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Two ways to the top: Evidence that dominance and prestige are distinct yet viable avenues to social rank and influence

Cheng, JT and Tracy, JL and Foulsham, T and Kingstone, A and Henrich, J (2013) 'Two ways to the top: Evidence that dominance and prestige are distinct yet viable avenues to social rank and influence.' Journal of Personality and Social Psychology, 104 (1). 103 - 125. ISSN 0022-3514

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Abstract

The pursuit of social rank is a recurrent and pervasive challenge faced by individuals in all human societies. Yet, the precise means through which individuals compete for social standing remains unclear. In 2 studies, we investigated the impact of 2 fundamental strategies-Dominance (the use of force and intimidation to induce fear) and Prestige (the sharing of expertise or know-how to gain respect)-on the attainment of social rank, which we conceptualized as the acquisition of (a) perceived influence over others (Study 1), (b) actual influence over others' behaviors (Study 1), and (c) others' visual attention (Study 2). Study 1 examined the process of hierarchy formation among a group of previously unacquainted individuals, who provided round-robin judgments of each other after completing a group task. Results indicated that the adoption of either a Dominance or Prestige strategy promoted perceptions of greater influence, by both group members and outside observers, and higher levels of actual influence, based on a behavioral measure. These effects were not driven by popularity; in fact, those who adopted a Prestige strategy were viewed as likable, whereas those who adopted a Dominance strategy were not well liked. In Study 2, participants viewed brief video clips of group interactions from Study 1 while their gaze was monitored with an eye tracker. Dominant and Prestigious targets each received greater visual attention than targets low on either dimension. Together, these findings demonstrate that Dominance and Prestige are distinct yet viable strategies for ascending the social hierarchy, consistent with evolutionary theory. © 2012 American Psychological Association.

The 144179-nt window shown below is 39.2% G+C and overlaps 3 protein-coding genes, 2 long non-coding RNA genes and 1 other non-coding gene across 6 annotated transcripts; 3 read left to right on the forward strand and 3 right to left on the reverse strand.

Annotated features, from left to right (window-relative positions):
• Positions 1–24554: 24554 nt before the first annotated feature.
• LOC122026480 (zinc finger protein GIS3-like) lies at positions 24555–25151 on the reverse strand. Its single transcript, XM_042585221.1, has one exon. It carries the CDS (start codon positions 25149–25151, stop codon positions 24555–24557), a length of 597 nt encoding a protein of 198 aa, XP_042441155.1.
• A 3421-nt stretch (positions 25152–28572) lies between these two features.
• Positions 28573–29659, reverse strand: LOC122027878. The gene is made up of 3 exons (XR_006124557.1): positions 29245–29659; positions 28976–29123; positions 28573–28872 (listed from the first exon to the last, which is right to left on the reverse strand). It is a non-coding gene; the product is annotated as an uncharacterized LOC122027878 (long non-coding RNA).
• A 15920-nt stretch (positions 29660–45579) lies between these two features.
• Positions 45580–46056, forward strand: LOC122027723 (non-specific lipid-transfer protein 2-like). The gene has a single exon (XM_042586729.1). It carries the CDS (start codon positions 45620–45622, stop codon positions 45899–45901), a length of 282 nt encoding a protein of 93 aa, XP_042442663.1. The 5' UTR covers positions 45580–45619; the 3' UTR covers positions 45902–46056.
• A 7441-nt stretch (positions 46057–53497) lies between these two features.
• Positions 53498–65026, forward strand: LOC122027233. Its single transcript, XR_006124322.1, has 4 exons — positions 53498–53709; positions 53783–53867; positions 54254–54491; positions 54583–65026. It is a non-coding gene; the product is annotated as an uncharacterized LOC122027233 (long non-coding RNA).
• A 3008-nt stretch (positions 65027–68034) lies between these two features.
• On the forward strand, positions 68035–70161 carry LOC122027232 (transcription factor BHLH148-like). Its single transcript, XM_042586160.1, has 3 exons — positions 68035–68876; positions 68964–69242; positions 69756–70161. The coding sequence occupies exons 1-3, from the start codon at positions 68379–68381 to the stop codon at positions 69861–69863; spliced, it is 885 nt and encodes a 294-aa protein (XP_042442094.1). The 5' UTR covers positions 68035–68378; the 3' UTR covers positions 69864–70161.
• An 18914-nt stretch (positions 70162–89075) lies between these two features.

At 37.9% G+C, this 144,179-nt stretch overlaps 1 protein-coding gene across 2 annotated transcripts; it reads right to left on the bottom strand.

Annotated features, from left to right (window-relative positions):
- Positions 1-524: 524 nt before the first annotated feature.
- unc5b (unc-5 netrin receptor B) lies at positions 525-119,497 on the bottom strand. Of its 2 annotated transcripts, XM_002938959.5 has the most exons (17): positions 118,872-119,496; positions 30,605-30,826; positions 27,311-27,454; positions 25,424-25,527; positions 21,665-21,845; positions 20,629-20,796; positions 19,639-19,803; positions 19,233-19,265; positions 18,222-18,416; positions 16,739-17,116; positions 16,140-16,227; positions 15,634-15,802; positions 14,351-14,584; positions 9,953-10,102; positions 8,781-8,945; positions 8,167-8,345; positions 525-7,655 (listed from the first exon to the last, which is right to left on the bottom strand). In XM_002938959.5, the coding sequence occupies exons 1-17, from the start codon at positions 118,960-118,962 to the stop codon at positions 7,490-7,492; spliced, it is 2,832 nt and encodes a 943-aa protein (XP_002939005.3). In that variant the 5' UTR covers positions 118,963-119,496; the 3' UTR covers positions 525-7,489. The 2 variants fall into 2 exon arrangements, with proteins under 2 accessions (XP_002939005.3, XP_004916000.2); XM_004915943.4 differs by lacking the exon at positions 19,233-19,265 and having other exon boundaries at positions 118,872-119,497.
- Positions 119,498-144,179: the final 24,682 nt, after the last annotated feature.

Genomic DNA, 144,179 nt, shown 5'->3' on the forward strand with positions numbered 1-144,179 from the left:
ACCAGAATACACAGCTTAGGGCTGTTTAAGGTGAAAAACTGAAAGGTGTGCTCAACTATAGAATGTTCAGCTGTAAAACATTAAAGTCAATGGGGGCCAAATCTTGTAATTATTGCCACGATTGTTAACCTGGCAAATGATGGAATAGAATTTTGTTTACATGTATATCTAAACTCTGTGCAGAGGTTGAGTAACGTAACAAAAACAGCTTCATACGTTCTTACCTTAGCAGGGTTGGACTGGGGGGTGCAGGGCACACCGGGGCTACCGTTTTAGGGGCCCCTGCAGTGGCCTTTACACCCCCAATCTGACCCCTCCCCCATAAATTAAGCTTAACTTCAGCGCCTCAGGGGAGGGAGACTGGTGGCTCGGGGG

Item Type: Article
Subjects: B Philosophy. Psychology. Religion > BF Psychology
Divisions: Faculty of Science and Health > Psychology, Department of
Depositing User: Jim Jamieson
Date Deposited: 01 Mar 2013 12:54
Last Modified: 05 Feb 2019 15:15
URI: http://repository.essex.ac.uk/id/eprint/5694

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